Start your weekend right by sending your mails to firstname.lastname@example.org…
For the record I have long felt talk of replicating Arsenal’s unbeaten top-flight season is premature and very much setting ourselves up for a fall. There’s a reason very, very few teams have managed such a feat and given we are still involved on so many fronts I simply cannot see us being the 4th [?] team to accomplish it.
Especially as Mourinho’s Tottenham loom large this weekend.
I’ve a feeling in my water…
Gregory Whitehead, LFC
I love that Liverpool fans think that if they include the work “IF” in capitals in mails about them winning the title this somehow means they won’t come across as arrogant, entitled, and self-centred.
The mailbox equivalent of toddlers thinking you can’t see them when they close their own eyes….?
Ben in Macc
I have to say, I have the feeling of some bad juju for Liverpool against Spurs because of Mane missing his ceremony in Senegal due to “travel disruption”….
Michael, FFC, Galway (Scott Parker is doing a fine job)
More football, less business
I f*cking love F365. I love the mailbox. In general it’s inhabited by fans who know their football, reading articles by excellent journalists, that provoke the odd mad spasm with an opinion piece, with said spasms often spaffed out knee-jerk style still having a whiff of knowledge in there somewhere.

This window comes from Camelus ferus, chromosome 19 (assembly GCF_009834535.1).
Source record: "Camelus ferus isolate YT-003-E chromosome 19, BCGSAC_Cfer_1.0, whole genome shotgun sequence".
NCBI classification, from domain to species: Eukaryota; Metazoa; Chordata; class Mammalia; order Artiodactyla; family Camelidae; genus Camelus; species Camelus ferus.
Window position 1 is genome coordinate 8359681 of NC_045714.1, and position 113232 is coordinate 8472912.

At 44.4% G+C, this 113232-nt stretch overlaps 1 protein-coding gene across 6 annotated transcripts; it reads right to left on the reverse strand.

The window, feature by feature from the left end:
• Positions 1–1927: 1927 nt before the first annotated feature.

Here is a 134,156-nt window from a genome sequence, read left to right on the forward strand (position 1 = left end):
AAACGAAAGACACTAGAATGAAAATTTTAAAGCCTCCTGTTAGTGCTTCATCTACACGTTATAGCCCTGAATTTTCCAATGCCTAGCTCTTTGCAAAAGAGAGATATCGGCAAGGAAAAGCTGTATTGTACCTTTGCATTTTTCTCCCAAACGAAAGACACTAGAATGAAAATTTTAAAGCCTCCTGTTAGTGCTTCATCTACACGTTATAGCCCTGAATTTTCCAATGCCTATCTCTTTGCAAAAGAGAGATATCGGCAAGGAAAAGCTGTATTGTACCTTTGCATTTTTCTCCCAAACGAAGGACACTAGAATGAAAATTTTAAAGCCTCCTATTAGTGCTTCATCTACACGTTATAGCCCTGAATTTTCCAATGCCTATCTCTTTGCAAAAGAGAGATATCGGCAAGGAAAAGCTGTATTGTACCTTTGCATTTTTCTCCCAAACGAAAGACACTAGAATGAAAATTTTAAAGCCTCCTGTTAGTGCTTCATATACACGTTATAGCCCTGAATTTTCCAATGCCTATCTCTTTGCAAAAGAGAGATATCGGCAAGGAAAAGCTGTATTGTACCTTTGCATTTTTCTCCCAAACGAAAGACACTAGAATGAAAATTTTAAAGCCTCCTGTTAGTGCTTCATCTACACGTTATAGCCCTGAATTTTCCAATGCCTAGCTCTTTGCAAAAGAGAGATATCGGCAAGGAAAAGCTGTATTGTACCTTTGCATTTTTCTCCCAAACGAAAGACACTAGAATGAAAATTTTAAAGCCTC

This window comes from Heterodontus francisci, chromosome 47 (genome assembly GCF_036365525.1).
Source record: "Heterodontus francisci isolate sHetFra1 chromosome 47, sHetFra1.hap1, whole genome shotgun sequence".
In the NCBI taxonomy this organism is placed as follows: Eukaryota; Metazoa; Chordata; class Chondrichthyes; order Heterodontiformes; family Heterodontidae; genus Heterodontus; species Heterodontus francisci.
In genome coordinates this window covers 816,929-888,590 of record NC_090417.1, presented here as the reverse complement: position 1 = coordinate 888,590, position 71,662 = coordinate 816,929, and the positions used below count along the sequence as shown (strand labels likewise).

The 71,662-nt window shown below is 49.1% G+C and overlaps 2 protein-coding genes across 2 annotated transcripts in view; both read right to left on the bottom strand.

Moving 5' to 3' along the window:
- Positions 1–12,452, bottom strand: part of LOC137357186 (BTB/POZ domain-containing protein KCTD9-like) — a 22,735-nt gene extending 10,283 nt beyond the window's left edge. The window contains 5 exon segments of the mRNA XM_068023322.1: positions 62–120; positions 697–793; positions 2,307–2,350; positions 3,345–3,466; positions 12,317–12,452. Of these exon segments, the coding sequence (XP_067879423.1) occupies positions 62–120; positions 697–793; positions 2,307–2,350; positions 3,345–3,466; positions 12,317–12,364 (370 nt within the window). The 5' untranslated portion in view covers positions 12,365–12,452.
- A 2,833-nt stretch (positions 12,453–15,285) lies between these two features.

But I realised tonight, after a bottle of half decent Rioja, that a lot of talk over the past few years always includes “the hierarchy”, “the owners” or “the structure”. Man U fans complaining about Woodward, Liverpool fans highlight the shortcomings of the Texans, Gooners banging on about how well they were run by the double-barrelled toff brigade, back in the day.
I’m a Spurs fan, and I only vaguely remember the takeover by ENIC and who Joe Lewis is, but there had been plenty of coverage of Voldermort Levy since then. But I never remember when any of this starting mattering.
I remember from the school playground onward, getting stick from Arsenal fans, laughing at West Ham and Chelsea fans, getting laughed at by West Ham and Chelsea fans, mainly fighting with Arsenal fans, and ignoring “London Reds” (first Liverpool, later Man U) for being fairweather glory-hunting no marks.
But we never argued over chairmen, or structure of the company, or who had the best scouts or data analysts (didn’t really exist then, to be fair) or whatever.
Maybe it’s very modern reflection of the very modern situation of huge tranches of money flowing into corporate “brands” instead of “clubs”. But I don’t know anyone who refers to their team as a brand.